Credit: Unsplash: Lucas Clarysse
When e-cigarettes hit the U.S. market in 2007, they were promoted to adult smokers as a safer, healthier alternative to traditional, combustible cigarettes. The unintended consequence of vaping devices and e-cigarettes, however, is a new generation of vapers — teenagers — becoming addicted to nicotine.
“In just one year, from 2017 to 2018, the number of high school students using e-cigarettes nearly doubled,” said Adam Lippert, PhD, assistant professor in the department of sociology at the University of Colorado Denver.
In a new study published in the Journal of Youth and Adolescence, Lippert and his co-authors examined data from 65,000 middle and high school students to learn how environmental, social and cultural factors spurred the uptick. Schools emerged as critical contexts that shape youth health-related behavior.
“Youth attending schools with high rates of vaping are more likely to believe that e-cigarettes are harm-free and less addictive than traditional cigarettes, regardless of if they smoke or not,” said Lippert. “Students teach one another about ‘vaping tricks,’ how to use the devices properly and why it shouldn’t be considered taboo. The misconception among teens that e-cigarettes are safe is cause for alarm.”
Recent research notes that nicotine exposure can harm brain development, which continues until age 25.
Schools and vaping access
In the study, Lippert discovered that immediately following the introduction of e-cigarettes to the U.S., schools seemed to play a large role in teen e-cigarette use; students needed schools to access devices. This changed over time as teen vaping became less of an unorthodox, hush-hush practice, and was nearly normalized in many schools.
Teen vaping leveled off for a time and then surged again starting in 2015 when new vaping technologies like the Juul device, with a discreet design, an array of flavors and youth-oriented marketing, were introduced and embraced by teens across the nation.
“We found that broader social influences such as advertising, celebrity endorsements and the media normalized vaping for students initially,” said Lippert. “With the introduction of new devices and flavors, however, adolescents appear to have relied on local resources within their schools to begin vaping.”
Peer influence on vaping
When students were exposed to new, faddish vaping options, such as the Juul device, schools came back into the picture as contributors to e-cigarette use. Youth needed access to the vaping device itself, school norms that allowed teen vaping, and peers to model vaping practices after.
While the government is acting to ban flavored e-cigarettes and restrict youth-oriented advertising, schools remain an important battleground to keep youth from becoming addicted to nicotine through vaping.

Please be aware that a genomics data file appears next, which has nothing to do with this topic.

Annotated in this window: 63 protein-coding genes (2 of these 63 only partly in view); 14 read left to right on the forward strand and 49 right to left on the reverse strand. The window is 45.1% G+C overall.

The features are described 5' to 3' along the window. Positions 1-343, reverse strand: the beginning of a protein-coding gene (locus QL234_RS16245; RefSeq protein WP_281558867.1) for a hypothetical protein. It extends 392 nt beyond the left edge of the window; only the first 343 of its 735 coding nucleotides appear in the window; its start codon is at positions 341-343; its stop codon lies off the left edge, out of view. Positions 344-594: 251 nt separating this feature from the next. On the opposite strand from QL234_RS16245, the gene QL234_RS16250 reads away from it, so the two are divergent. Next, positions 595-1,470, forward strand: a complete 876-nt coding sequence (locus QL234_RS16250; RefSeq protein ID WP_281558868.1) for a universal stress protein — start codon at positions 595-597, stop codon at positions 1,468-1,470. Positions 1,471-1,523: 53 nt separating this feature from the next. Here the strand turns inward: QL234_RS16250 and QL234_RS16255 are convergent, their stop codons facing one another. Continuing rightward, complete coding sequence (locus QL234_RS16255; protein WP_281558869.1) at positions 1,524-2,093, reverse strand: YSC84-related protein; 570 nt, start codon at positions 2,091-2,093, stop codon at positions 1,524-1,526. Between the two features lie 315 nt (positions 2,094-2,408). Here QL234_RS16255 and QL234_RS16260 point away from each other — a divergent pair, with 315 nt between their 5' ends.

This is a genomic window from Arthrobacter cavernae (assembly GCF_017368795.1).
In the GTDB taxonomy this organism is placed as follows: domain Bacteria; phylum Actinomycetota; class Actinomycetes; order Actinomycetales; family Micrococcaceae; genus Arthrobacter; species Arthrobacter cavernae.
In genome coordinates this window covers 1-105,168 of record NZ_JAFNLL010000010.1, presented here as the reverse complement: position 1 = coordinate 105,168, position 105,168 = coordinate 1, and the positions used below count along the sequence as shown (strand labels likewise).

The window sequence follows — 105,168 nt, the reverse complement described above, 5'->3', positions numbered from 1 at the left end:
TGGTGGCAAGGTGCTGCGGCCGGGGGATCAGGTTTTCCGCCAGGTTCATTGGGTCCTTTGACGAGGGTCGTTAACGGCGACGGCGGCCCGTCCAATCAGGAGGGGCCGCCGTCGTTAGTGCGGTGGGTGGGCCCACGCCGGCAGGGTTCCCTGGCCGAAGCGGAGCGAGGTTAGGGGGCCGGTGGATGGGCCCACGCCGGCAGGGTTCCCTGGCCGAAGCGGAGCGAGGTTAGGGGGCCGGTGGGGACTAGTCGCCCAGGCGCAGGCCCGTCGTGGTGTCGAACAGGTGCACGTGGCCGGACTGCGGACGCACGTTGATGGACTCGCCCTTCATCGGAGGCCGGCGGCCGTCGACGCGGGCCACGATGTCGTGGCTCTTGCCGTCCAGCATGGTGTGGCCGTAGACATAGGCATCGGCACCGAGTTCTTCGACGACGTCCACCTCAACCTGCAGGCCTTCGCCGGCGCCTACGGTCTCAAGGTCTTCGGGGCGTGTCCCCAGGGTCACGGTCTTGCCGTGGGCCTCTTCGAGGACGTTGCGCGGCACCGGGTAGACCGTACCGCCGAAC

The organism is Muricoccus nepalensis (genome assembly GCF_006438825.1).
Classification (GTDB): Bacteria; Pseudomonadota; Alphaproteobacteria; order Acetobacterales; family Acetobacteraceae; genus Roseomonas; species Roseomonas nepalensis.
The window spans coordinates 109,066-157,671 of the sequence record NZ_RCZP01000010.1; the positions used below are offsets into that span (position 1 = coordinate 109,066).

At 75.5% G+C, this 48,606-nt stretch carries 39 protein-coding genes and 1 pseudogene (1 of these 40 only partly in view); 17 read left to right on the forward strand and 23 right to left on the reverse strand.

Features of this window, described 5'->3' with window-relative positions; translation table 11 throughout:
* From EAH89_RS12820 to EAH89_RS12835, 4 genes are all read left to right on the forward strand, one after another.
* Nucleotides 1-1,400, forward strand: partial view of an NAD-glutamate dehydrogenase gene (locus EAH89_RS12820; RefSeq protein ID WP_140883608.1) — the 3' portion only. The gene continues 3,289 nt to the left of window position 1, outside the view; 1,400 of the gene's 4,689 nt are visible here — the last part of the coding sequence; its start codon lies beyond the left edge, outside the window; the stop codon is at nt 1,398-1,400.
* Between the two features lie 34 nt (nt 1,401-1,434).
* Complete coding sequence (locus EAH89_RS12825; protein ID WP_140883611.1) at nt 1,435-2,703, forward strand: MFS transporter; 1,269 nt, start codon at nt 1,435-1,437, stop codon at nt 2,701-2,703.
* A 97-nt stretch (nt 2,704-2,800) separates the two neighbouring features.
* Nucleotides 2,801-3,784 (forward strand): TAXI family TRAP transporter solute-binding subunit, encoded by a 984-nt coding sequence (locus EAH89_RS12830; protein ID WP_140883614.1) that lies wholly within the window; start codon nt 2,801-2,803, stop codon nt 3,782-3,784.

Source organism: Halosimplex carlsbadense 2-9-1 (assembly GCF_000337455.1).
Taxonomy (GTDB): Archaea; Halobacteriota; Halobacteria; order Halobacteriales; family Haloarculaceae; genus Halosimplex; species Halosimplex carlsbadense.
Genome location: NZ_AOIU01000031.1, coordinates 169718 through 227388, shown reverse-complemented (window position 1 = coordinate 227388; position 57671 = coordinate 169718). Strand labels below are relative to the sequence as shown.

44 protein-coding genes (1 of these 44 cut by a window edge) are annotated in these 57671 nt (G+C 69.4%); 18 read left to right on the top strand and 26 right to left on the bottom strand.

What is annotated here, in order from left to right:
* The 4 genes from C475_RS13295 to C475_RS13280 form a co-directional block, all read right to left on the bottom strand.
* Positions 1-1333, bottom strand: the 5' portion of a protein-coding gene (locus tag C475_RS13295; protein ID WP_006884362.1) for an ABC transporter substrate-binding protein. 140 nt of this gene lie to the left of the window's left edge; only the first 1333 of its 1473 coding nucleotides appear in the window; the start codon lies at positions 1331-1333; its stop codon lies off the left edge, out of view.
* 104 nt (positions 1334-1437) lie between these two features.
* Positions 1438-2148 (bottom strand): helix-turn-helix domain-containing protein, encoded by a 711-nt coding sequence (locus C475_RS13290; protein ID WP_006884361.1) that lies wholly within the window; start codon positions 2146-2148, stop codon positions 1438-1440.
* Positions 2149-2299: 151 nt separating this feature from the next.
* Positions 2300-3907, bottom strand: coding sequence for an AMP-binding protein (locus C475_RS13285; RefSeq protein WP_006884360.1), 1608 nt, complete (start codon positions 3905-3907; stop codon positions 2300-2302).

School-level preventive measures
On a broad scale, schools regulate access to the devices themselves, so when the social environment within a school is subpar at discouraging unwanted behavior, students are far more likely to use nicotine.
“If authority figures are unable to control teens’ behavior or educate youth on vaping and nicotine addiction risks, the chances are even higher that a student will start using e-cigarettes,” said Lippert.
Lippert urges schools to re-examine their relationship with teen vaping, and make prevention measures a priority.
He recommends school-level preventive measures such as greater restrictions on retail sales and usage of e-cigarettes near school property.
Opportunity for health education
“The good news is this: we have an opportunity to positively influence teenage vaping usage through tactics such as educational campaigns focused on the potential for nicotine addiction and the health risks involved in using e-cigarettes,” said Lippert. “The need is clear for health education programs in schools that are better able to define the addictive potential of e-cigarette use and halt this upsurge in adolescent usage.”
Lippert notes that while his study finds schools to be breeding grounds for teenage vaping, it isn’t fair to think of them as absolute failures in controlling e-cigarette use.
“Rather, schools can be very effective at getting the message out that e-cigarette use is a serious risk to teen health,” said Lippert. “With the right resources, schools can be a strong partner in the fight against adolescent nicotine use.”
Lippert’s study co-authors include Daniel J. Corsi and Grace E. Venechuk.
Related Journal Article